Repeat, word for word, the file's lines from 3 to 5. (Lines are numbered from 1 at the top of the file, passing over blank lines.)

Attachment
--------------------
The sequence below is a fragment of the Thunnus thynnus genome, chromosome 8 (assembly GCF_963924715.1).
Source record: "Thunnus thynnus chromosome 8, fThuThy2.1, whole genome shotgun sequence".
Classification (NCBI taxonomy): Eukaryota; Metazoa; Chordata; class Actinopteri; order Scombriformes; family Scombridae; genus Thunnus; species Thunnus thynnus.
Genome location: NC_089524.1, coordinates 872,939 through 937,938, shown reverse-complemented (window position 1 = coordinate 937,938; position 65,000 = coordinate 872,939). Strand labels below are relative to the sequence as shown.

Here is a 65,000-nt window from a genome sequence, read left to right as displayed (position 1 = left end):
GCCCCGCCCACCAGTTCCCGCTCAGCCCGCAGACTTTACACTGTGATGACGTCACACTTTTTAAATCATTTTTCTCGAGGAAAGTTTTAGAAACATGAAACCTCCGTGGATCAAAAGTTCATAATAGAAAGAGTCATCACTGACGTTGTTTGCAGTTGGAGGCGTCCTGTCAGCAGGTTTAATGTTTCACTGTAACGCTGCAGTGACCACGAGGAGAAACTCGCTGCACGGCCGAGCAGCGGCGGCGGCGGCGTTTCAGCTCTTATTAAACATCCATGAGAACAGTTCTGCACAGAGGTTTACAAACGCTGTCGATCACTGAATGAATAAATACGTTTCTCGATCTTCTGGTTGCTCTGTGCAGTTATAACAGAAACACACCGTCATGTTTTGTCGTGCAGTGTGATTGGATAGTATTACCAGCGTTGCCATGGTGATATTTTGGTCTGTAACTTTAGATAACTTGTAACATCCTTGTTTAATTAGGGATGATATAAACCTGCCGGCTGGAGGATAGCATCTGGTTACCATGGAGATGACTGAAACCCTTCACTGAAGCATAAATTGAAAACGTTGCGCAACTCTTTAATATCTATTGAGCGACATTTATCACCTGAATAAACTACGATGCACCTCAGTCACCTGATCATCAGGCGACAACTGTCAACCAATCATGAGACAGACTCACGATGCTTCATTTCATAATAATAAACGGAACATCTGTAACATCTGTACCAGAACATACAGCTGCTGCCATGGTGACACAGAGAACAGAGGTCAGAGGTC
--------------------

Classification (NCBI taxonomy): Eukaryota; Metazoa; Chordata; class Actinopteri; order Scombriformes; family Scombridae; genus Thunnus; species Thunnus thynnus.
Genome location: NC_089524.1, coordinates 872,939 through 937,938, shown reverse-complemented (window position 1 = coordinate 937,938; position 65,000 = coordinate 872,939). Strand labels below are relative to the sequence as shown.

Here is a 65,000-nt window from a genome sequence, read left to right as displayed (position 1 = left end):